West Virginia Public Broadcasting Published

Bill Crane Takes Over As Adjutant General For W.Va. National Guard

William E. "Bill" Crane

The West Virginia National Guard announced its newest leader Monday, while honoring its outgoing adjutant general of the last decade.

Brig. Gen. William E. “Bill” Crane will lead the state’s 6,500-member guard, consisting of citizen soldiers and airmen. Crane’s new role will include supervision of the guard’s day-to-day operations, in addition to the overall management of resources and personnel.

“We have a tremendous team,” Crane said during a virtual Change of Command ceremony Monday. “During this pandemic response, I’ve seen the Army and the Air Guard come together as one guard, one guard that includes our service members, their families, our retirees [and] our civilian workforce, both state and federal.”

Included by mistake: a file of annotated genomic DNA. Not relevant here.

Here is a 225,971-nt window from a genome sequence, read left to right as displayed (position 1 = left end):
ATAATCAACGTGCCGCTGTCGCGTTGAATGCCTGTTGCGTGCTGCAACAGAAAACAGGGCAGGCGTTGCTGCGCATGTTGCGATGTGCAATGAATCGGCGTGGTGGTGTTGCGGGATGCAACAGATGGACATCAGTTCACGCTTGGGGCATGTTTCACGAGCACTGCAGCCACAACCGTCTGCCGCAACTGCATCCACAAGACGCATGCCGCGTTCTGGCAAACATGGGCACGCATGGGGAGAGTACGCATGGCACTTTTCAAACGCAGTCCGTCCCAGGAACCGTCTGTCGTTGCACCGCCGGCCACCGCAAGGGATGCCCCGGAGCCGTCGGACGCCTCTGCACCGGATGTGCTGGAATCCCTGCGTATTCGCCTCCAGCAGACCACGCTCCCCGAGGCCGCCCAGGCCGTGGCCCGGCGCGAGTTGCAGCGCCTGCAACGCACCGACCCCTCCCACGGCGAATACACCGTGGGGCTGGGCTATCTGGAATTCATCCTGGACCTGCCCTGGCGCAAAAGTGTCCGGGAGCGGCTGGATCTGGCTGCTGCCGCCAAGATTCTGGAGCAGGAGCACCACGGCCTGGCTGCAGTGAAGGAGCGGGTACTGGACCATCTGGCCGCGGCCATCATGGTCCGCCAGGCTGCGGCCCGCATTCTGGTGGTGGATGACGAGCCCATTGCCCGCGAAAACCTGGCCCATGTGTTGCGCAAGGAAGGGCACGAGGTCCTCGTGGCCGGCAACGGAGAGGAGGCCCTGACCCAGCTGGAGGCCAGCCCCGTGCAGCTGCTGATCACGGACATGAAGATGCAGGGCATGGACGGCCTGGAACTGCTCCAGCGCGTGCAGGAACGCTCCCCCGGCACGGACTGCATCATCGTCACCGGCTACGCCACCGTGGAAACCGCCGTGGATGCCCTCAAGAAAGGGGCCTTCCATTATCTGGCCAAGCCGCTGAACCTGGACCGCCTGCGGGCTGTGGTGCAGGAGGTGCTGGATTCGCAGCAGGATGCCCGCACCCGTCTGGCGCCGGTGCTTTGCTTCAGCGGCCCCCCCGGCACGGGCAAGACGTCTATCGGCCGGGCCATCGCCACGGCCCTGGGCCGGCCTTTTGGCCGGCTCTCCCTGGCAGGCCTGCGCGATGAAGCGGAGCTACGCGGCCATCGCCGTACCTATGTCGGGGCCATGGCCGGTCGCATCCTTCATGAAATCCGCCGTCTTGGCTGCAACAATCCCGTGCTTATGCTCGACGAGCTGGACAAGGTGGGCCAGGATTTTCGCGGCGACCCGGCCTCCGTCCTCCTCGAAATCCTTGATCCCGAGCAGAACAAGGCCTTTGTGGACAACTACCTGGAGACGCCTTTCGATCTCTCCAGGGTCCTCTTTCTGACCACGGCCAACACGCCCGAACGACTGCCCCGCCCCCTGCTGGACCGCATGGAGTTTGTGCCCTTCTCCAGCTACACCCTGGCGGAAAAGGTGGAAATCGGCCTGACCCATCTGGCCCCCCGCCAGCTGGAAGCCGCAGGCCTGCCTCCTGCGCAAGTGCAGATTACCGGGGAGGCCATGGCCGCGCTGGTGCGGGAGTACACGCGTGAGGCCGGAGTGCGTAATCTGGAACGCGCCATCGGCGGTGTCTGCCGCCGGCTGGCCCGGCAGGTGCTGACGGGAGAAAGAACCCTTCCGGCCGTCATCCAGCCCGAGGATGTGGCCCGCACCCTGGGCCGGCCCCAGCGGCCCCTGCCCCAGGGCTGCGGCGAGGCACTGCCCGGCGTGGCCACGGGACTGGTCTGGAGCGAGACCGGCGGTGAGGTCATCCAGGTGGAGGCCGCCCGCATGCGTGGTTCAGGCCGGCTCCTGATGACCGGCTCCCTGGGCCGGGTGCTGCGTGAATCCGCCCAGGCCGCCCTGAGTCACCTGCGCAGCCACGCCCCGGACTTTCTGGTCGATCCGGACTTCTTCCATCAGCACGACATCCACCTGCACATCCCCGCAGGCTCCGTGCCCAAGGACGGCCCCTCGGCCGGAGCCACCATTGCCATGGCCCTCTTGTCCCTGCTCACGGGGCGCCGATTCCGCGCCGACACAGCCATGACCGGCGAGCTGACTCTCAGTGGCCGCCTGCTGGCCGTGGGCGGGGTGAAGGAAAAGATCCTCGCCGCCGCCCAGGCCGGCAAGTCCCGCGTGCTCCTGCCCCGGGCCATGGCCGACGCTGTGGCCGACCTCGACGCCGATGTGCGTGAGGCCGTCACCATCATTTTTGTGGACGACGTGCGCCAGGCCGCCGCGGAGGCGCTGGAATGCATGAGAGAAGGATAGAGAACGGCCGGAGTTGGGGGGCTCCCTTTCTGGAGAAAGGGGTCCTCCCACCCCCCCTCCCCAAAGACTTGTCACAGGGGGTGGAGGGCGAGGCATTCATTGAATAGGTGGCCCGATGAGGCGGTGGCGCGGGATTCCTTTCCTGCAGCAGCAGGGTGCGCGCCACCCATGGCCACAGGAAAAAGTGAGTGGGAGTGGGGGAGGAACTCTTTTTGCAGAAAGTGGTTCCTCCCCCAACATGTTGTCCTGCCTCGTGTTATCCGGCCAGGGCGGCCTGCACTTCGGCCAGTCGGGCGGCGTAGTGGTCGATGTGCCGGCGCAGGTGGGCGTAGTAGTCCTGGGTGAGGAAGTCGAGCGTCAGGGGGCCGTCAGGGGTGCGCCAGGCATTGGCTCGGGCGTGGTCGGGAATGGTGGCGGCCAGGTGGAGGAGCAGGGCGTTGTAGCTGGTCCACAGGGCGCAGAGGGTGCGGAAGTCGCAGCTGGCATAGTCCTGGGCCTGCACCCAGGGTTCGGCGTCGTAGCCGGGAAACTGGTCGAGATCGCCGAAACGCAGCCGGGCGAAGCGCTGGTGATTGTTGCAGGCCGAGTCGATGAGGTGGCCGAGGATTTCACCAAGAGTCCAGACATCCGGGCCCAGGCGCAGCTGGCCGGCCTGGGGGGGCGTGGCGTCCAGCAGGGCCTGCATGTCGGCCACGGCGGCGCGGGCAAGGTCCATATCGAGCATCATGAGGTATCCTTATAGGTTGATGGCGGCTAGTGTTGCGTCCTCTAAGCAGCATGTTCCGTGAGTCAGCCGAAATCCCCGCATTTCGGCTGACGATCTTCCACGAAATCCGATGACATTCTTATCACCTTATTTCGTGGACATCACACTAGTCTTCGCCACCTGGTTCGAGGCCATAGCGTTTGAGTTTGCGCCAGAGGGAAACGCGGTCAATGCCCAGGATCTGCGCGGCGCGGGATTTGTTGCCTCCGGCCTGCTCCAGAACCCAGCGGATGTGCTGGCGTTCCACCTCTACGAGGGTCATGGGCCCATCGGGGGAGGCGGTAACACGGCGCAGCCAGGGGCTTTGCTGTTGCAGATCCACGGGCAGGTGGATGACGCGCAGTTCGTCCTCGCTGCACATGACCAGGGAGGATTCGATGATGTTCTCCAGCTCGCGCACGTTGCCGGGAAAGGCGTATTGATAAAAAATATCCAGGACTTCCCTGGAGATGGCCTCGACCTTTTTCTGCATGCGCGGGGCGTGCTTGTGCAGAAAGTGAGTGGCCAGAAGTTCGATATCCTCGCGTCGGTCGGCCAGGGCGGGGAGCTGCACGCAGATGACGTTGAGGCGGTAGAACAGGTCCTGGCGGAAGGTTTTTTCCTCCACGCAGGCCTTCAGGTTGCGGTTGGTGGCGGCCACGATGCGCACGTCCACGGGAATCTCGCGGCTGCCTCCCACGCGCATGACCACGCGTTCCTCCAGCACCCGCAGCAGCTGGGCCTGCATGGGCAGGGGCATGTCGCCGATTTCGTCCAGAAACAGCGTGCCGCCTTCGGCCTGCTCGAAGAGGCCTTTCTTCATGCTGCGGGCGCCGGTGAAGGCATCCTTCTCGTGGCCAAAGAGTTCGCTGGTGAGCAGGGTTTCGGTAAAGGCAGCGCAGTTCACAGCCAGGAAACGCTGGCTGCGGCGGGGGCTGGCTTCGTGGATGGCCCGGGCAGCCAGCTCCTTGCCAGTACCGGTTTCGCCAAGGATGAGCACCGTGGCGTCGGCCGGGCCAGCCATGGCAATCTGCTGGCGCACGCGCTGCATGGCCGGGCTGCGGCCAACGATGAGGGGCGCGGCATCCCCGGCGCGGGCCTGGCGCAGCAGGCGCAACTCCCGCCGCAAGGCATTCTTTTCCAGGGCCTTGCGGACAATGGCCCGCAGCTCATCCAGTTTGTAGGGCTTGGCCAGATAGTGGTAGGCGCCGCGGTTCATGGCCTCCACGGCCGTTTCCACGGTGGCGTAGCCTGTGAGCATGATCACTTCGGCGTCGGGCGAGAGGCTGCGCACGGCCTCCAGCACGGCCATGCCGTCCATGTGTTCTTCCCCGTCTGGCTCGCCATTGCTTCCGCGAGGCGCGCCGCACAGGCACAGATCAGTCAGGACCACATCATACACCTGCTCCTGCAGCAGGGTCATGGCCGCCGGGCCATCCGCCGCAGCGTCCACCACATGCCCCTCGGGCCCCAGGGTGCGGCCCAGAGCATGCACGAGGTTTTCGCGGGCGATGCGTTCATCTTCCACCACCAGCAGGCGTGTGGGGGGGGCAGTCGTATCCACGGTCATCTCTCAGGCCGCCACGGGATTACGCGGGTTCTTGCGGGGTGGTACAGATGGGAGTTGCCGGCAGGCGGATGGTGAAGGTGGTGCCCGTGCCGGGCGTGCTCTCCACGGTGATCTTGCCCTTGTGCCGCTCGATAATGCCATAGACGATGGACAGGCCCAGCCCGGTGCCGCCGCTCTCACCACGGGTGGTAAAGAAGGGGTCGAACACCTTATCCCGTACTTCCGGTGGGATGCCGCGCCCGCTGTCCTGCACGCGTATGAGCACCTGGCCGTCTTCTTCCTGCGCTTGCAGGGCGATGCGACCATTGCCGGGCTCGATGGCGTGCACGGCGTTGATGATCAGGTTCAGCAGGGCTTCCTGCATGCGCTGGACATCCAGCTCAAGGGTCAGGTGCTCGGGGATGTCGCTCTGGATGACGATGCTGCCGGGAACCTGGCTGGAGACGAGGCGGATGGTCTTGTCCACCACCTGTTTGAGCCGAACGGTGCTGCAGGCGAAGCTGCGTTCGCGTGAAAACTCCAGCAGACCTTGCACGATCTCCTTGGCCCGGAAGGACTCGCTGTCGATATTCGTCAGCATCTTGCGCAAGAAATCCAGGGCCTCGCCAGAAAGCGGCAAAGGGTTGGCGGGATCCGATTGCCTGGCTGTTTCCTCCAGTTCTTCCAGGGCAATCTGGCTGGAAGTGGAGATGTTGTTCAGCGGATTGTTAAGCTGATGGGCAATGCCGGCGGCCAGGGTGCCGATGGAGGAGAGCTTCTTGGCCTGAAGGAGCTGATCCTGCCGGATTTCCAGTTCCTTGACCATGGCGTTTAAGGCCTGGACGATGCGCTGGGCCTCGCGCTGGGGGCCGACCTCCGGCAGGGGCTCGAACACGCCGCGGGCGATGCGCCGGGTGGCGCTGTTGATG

Crane joined the National Guard in 1984, through the ROTC program and West Virginia University. He was promoted to Brigadier General in March, having started 36 years earlier as a vehicle driver for the 1092nd Engineer Battalion.

Crane is taking over after Maj. Gen. James Hoyer, who announced his own retirement in November. Hoyer promoted Crane to his latest rank in March.

Hoyer joined the West Virginia National Guard in 1983 through a joint ROTC program with West Virginia State University. Hoyer was promoted to adjutant general in 2011.

During Monday’s ceremony, Gov. Jim Justice thanked Hoyer for leading the state’s response to rebuilding hundreds of the homes lost to the 2016 floods, which killed 23 West Virginians and destroyed more than 1,500 homes and businesses.

Justice also awarded Hoyer with the West Virginia Distinguished Service Medal during Monday’s online event.

“It’s been an honor and a privilege to serve with and lead each one of the men and women of the National Guard,” Hoyer said Monday. “I would ask the men and the women of the National Guard to continue to lead by example, follow the Army and Air Force values. Our nation needs it more than ever before.”

Hoyer said he looks forward to helping the state “in a different uniform,” as he will remain on the governor’s COVID-19 task force and work for West Virginia University as senior associate vice president.